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PostPosted: Sun Sep 21, 2014 9:22 pm 
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My niece took her 11+ yesterday in Essex. It seems the school she chose to take the test at was far busier than expected. She was dropped off at 9am and the parents told by letter to collect at 12.30.

On arrival, this was changed to a 1.15 collection and when arriving at 1.15, they were told by the very irritated deputy head that there was at least 20 minutes more to wait and parents should go home for a coffee and come back.

When my niece finally came out at 1.40-she was very dizzy, saying they were supposed to have biscuits but lots of girls were grabbing handfuls of them and they'd all gone. When she asked the teacher if she could have one, she was told tough, they were all gone! As the children weren't allowed to bring their own snack, this seems really harsh.

She'd had breakfast at 7.30-to still be working with no snack at 1.30 is a very long time. She has felt v dizzy before when she's not eaten-we never imagined they would run out?! It is hard for her to hear from friends at other local schools who registered at 9am and were out at 12 (the format is two x one-hour long papers) -surely she is at a disadvantage??


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PostPosted: Mon Sep 22, 2014 9:43 am 
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Pretty poor organisation. Not sure how it compares with elsewhere but one of the schools here took 630 kids and the day and I understand it went fine. I don't know about this as being a grounds as I haven't gone through the appeal horror (hopefully won't have to, but it's possible). I would definitely email the school to register your concerns. That way any appeal panel will officially be aware of the circumstances, rather than just leaving it months until the appeal process commences. One of the other boys in my ds's group kept chatting and finally burst into tears and was angry with himself because he had gotten something wrong poor chap. He was relocated to another room, but ds's concentration was really rocked. We've registered it as it definitely affected his performance. Having said that, I spoke to an invigilator here (in Gloucestershire) who said that absolutely everything is written down, right from "pencil dropped", "sneeze", "cough" etc. Not sure if all areas are like this? Presumably allowance would be made for all the children she sat it with and comparison made with each other, as they will all have been disadvantaged and not just her? Having said that, from what I can gather, an appeal is only ever successful if there is proof of good academic achievement leading up to the exam, not just when something happens on the day, so you will stand a much better chance if this is the case. Over to someone who knows what they are talking about now..................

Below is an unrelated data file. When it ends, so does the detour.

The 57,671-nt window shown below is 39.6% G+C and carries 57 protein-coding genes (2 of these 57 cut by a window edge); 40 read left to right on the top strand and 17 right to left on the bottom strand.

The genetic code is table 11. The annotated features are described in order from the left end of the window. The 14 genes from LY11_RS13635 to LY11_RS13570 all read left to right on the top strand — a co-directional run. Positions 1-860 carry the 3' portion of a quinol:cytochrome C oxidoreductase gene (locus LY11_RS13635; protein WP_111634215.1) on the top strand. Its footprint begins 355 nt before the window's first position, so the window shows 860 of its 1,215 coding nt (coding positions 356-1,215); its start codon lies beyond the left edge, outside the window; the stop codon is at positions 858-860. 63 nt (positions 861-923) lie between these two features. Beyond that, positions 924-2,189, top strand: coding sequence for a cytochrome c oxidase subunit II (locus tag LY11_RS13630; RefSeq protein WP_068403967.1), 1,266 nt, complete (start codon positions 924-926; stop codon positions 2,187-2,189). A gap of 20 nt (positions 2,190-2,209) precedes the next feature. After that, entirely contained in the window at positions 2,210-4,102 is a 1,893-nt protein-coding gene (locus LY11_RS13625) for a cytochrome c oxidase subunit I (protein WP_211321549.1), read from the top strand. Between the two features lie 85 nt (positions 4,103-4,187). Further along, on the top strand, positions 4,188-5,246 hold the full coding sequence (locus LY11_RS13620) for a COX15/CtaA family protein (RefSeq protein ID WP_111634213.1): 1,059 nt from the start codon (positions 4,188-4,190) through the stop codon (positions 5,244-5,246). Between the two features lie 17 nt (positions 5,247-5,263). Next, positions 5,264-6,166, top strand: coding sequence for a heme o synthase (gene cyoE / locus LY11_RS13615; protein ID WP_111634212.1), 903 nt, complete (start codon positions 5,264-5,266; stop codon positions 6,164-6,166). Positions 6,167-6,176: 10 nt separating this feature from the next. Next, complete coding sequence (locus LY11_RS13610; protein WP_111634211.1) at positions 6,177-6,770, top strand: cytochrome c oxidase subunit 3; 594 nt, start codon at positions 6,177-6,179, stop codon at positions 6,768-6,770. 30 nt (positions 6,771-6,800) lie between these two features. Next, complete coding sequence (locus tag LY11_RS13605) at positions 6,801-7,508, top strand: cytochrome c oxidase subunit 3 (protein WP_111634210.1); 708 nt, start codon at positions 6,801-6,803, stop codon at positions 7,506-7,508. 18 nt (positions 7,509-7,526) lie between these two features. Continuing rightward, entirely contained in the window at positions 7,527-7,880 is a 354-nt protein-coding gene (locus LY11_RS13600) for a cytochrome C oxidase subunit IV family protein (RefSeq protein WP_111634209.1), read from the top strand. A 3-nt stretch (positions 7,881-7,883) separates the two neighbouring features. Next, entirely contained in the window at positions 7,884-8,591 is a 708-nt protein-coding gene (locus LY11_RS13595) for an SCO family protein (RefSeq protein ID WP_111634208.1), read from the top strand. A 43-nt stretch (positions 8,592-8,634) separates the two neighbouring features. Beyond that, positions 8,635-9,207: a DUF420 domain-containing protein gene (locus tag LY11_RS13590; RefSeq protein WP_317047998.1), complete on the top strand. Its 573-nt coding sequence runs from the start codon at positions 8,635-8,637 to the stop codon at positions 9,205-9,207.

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PostPosted: Mon Sep 22, 2014 10:48 am 
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Yes, I agree all those whose exams were delayed at this school were at a disadvantage, but it was only her and a couple of others she says (none of her friends there were affected) who weren't given anything to eat. I think I would struggle to perform at my best if I hadn't eaten for six hours.

I doubt either that any of this was recorded by an invigilator because there were no adults to be seen when 'Biscuit-gate' was going on otherwise they might have actually stopped girls taking great handfuls of them!


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PostPosted: Mon Sep 22, 2014 11:02 am 
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I think all you can do is highlight this with the school and then the fact is on record, it maybe that other people have commented too.
Hopefully you won't have to appeal but in cases where people do appeal we advise that it is always better to have noted any concerns at the time rather than when the result comes through


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PostPosted: Mon Sep 22, 2014 11:06 am 
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hermanmunster wrote:
I think all you can do is highlight this with the school and then the fact is on record, it maybe that other people have commented too.
Hopefully you won't have to appeal but in cases where people do appeal we advise that it is always better to have noted any concerns at the time rather than when the result comes through



Thank you. The school have been informed via email already-no reply yet.

What would happen if it did go to appeal? Would it be a potential reason for non-qualification?